John was still in conversation with Bartholomew and Thaddaeus, seemingly ignoring the newcomer. For his part, the Nazarene waited patiently, showing proper respect for John.

After a few minutes, John made the sign of the sea-hawk to Bartholomew, who walked slowly over to the Nazarene. He started to remove his outer garments, nodding reassuringly as he did so. It seemed the man knew what to expect, for he assented quietly to Bartholomew's actions.

Bartholomew looked insignificant by the side of this Jesus, who seemed to dominate his surroundings. This was surprising: the newcomer was tall, though thin enough. Although something about him suggested a kind of knotty strength, he was a poor specimen compared with our Leader.

Bartholomew wrapped him quickly in the sheet of initiation, bidding him lie down by the riverbank. Then he crouched and spoke softly into the Nazarene’s ear. I couldn’t hear the individual words, but knew what was being said. I had myself whispered the same things into the ears of so many others. Bartholomew would be telling Jesus to cleanse his mind. He was being told to await the sea-hawk until it flew down to bring the Spirit to him at the moment of John’s initiation.

At last Bartholomew backed away from the man, murmuring the prayer that John had taught us. Now John raised his arms and approached, his eyes not on his subject, but turned to the heavens. Automatically, I looked for the sign from the Lord. I saw nothing: I never did see anything, even when the faces of others told me they could see what I was denied. Not for the first time, I tasted bitterness at my failure. Even on the day of my own initiation, the Lord had failed to open my eyes to the magic of the sea-hawk. What was missing from me? Did I lack the thing every other man seemed to possess?

John pulled the Nazarene to his feet. In one movement he slipped the initiation sheet from his shoulders and the camel-hair coat from his own. He drew the man towards him. Then, with small, sideways steps, he led him into the deeper waters.

The crowd was silent. John and the Nazarene moved with an easy grace. It was almost a dance they were doing in the Jordan River. Did the people sense there was something different about this initiation? Was it perhaps no more than the oddity of seeing a man in John’s arms who was supposed to be a Teacher himself? With no conscious intention, I found myself rising from my resting place and moving nearer. As the two reached the very deepest part of the river, and John held the initiate’s head under the water, I swear I saw it.

It was there for a second or less. Perhaps I saw more a flash of light than a sea-hawk, but I saw. I saw something. Now I was not different. I had seen John’s miracle. I felt a lifting of my heart.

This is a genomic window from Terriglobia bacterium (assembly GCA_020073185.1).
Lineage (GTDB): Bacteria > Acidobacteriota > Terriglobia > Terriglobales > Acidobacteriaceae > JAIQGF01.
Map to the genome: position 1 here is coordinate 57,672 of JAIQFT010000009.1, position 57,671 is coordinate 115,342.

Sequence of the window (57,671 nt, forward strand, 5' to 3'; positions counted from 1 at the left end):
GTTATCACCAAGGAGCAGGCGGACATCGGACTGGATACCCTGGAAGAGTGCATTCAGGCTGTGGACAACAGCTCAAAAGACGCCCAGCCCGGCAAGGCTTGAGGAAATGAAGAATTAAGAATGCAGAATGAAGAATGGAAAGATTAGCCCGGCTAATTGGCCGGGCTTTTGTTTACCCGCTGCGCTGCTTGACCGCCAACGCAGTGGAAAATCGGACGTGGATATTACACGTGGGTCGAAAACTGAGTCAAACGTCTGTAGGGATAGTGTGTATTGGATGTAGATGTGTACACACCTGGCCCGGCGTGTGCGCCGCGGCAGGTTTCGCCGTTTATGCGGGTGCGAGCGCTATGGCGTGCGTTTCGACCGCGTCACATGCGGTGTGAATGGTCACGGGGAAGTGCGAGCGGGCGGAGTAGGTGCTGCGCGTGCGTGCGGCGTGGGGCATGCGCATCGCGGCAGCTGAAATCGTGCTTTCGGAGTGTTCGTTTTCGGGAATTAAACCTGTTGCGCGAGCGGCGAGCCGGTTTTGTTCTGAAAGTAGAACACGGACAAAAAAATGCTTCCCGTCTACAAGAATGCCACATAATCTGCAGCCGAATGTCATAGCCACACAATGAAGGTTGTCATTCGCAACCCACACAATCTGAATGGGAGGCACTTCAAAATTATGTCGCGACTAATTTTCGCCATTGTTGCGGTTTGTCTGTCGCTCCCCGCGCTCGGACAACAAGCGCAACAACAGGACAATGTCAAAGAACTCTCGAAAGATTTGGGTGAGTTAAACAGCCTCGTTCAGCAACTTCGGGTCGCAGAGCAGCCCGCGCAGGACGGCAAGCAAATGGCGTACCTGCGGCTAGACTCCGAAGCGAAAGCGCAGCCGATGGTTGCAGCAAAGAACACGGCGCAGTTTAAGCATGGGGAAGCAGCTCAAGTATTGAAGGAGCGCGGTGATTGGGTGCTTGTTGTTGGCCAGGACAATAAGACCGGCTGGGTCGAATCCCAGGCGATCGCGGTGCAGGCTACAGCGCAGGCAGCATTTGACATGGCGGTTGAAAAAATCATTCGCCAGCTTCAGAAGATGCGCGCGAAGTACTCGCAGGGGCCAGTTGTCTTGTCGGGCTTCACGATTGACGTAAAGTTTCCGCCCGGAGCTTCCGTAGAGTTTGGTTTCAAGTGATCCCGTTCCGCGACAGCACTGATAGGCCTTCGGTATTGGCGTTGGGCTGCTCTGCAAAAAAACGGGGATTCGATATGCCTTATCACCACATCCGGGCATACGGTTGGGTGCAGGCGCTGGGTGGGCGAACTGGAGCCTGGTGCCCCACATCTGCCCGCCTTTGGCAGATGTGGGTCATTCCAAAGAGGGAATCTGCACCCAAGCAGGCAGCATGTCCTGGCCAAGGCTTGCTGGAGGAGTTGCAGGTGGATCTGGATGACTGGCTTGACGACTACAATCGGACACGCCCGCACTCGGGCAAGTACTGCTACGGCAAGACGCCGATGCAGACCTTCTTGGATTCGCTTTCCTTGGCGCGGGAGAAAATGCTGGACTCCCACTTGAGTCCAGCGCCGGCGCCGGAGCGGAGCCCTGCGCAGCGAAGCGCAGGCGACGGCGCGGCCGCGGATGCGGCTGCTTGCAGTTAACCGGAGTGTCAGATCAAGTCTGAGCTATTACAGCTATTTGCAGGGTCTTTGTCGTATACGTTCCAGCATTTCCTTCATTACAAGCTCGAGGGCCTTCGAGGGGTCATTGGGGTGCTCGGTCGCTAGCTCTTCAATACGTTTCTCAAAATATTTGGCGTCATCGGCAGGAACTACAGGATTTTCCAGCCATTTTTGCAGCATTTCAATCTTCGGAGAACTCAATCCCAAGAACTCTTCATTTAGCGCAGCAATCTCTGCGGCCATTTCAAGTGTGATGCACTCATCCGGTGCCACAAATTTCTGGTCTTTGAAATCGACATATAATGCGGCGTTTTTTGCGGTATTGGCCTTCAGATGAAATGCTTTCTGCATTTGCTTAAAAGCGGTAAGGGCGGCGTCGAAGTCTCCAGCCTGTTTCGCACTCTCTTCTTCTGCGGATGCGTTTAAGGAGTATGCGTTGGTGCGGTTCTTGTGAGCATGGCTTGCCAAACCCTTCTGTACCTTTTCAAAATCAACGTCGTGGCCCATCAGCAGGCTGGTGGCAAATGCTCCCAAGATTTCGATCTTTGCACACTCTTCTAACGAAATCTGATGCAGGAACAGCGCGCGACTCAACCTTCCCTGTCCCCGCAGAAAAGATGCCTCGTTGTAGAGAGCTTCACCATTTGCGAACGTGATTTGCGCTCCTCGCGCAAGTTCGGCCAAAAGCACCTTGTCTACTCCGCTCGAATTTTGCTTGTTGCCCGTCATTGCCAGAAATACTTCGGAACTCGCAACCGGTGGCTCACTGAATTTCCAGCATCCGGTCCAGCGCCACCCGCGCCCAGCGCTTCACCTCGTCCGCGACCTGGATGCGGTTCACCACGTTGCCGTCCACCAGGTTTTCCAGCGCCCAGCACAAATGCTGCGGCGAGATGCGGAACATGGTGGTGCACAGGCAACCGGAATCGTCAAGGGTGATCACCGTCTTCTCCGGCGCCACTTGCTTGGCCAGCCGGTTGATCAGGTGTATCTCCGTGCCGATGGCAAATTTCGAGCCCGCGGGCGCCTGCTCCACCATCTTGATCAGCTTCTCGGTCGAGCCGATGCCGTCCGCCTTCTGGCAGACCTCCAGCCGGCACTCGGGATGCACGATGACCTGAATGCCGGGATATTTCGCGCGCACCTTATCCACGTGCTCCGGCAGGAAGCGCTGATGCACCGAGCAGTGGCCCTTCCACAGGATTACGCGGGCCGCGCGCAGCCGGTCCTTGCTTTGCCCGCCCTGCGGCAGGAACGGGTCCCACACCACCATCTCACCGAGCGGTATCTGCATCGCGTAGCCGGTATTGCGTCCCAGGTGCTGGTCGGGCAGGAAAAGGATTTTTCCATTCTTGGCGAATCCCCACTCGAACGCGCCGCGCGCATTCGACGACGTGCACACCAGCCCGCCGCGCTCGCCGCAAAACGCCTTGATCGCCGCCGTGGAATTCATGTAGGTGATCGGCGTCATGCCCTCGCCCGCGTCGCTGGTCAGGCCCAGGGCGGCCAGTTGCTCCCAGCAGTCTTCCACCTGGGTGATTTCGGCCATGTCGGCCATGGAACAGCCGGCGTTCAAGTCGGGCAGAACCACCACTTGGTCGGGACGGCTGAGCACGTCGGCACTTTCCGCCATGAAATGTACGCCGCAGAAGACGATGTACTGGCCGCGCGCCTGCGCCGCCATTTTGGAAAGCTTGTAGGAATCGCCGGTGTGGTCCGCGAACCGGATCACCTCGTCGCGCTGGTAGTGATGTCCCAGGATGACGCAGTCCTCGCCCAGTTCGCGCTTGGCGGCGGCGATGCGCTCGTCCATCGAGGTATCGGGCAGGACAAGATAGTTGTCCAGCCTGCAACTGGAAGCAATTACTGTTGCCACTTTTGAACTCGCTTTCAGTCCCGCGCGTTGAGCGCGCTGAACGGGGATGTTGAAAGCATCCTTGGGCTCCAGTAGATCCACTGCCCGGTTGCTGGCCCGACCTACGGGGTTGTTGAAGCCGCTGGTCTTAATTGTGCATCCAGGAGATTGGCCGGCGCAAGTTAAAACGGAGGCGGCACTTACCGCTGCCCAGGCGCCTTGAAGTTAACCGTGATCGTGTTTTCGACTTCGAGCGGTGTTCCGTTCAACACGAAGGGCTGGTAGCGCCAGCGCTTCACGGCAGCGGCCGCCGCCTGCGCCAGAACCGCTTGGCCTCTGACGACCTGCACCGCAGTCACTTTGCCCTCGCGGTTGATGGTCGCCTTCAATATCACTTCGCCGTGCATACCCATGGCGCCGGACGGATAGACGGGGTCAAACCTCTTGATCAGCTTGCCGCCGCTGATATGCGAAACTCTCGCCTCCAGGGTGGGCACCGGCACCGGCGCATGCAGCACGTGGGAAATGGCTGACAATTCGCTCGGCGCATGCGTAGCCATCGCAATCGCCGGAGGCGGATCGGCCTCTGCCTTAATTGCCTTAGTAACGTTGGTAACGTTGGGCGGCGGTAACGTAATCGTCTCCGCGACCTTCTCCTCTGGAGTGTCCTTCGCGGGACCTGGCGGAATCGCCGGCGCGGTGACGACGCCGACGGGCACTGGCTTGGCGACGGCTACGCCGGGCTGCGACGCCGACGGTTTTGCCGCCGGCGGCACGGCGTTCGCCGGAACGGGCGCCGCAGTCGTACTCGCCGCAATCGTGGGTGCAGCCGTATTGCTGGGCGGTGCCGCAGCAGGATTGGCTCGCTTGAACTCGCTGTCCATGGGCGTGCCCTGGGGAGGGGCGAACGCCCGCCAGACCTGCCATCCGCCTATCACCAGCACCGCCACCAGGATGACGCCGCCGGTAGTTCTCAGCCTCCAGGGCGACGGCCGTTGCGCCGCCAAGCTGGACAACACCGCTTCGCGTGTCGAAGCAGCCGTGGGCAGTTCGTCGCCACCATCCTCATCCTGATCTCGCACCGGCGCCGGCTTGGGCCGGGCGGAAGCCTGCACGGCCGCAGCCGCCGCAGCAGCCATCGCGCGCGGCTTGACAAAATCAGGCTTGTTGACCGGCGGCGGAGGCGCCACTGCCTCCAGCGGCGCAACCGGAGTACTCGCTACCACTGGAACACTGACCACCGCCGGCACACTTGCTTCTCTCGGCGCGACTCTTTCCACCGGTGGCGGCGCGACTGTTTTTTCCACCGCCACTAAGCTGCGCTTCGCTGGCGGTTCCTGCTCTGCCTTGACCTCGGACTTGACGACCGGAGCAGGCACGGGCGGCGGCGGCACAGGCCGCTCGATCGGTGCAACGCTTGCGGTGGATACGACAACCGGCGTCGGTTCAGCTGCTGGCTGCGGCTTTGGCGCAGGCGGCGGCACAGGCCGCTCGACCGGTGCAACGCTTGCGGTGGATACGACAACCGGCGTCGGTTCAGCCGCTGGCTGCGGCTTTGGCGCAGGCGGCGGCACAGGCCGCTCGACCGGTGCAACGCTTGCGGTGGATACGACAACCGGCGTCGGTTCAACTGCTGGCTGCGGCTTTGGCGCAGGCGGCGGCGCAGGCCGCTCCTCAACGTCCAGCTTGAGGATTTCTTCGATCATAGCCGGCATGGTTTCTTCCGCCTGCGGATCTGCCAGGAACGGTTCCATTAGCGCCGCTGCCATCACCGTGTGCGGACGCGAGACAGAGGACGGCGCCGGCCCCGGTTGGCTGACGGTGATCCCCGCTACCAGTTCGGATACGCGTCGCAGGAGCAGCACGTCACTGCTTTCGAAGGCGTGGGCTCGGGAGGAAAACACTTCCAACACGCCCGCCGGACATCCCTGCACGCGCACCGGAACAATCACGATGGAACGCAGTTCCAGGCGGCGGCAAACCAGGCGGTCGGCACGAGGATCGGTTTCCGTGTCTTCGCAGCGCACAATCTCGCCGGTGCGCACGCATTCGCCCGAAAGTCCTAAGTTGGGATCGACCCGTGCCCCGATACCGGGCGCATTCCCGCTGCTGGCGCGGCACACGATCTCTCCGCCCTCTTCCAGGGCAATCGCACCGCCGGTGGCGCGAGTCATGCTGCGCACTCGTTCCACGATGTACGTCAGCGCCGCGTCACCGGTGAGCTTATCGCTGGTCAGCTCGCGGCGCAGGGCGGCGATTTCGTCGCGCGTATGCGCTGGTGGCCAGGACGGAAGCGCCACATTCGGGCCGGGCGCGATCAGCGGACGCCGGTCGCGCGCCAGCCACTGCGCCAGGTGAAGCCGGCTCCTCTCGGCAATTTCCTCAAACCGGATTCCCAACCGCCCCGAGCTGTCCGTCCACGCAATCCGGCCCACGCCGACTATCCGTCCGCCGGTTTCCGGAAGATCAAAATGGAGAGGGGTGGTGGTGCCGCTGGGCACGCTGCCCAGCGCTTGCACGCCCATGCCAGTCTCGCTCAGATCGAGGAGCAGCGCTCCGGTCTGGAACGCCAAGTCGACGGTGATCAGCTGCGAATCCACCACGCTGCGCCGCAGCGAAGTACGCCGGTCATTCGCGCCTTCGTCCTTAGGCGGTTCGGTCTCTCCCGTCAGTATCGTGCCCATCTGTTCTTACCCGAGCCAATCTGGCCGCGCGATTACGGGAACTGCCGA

The crowd started to relax. John helped the man from the river. He was gasping and shivering and needed John’s strong arm to support him. By now the sun was beginning to set over the hills about Gergesa to the west. People were drifting away.

After they’d dressed, John and the Nazarene fell into conversation. It was unusual to see John listening as much as talking. At last he placed a hand on the man’s shoulder in a kind of blessing, then turned and walked away. He was coming in my direction.

‘Well, Judas, it was worth waiting for Jesus the Nazarene,’ our Leader said when he reached me.

‘He’s an interesting fellow.’

John smiled broadly. There was no edge to his smile. He was always in good humour after the release given by an initiation.

‘I saw the sea-hawk, John.’

‘Well, of course you did. We all saw it.’

For a moment I’d forgotten I’d never revealed my deficiency, even to John. I tried to smile.

‘I mean, I saw it in all its glory.’

‘Right. Well, Jesus won’t be joining us, Judas. Not for a while at least.’

‘Not joining us?’ I could hardly believe what I was hearing. No man of seriousness had casually strolled away from John after tasting the glory of his initiation. Not if they claimed to be serving the people of our country.

‘He says he has to spend some time alone in the wilderness. It will be a quarantine of forty days, no less. He needs to find himself, is what he says. He won’t even be taking his followers with him. When he returns, then he might join us. Or it may be more likely he’ll find his own path. But don’t worry, Judas. He’s with us, either way. Jesus of Nazareth is on our side. And do you know what he said? I could hardly believe it, but he was serious. He said to me, “One day John, we shall baptise with blood instead of water.” Blood instead of water! What do you make of that, Judas?’

Seeing my troubled eyes, John’s only reaction was to laugh shortly and to stride over to Thaddeus. I looked over to this man who had refused the chance of belonging to John. He was squatting on the ground, in conversation with Bartholomew. After a few moments, he stood. His companions had kept their distance for all this time, remaining still and watchful. Then, with nothing more than a casual wave to John, Jesus walked along the river bank, in an upstream direction. He was coming towards me.

I could not prevent myself from looking hard at the man’s face. It was gaunt, as thin as his body. Although I guessed he was not much older than me, I could see his cheeks and jawline had a lined, ravaged look. Meagre lips were drawn tightly above a sparse beard, and above them a narrow, prominent nose. His only redeeming feature was a pair of dark, steady eyes.

As he passed me, he turned those eyes in my direction. I still don’t know if there was any recognition in his gaze. But I remembered him. We were boys together in Galilee.

Extract from The Gospel According to St Judas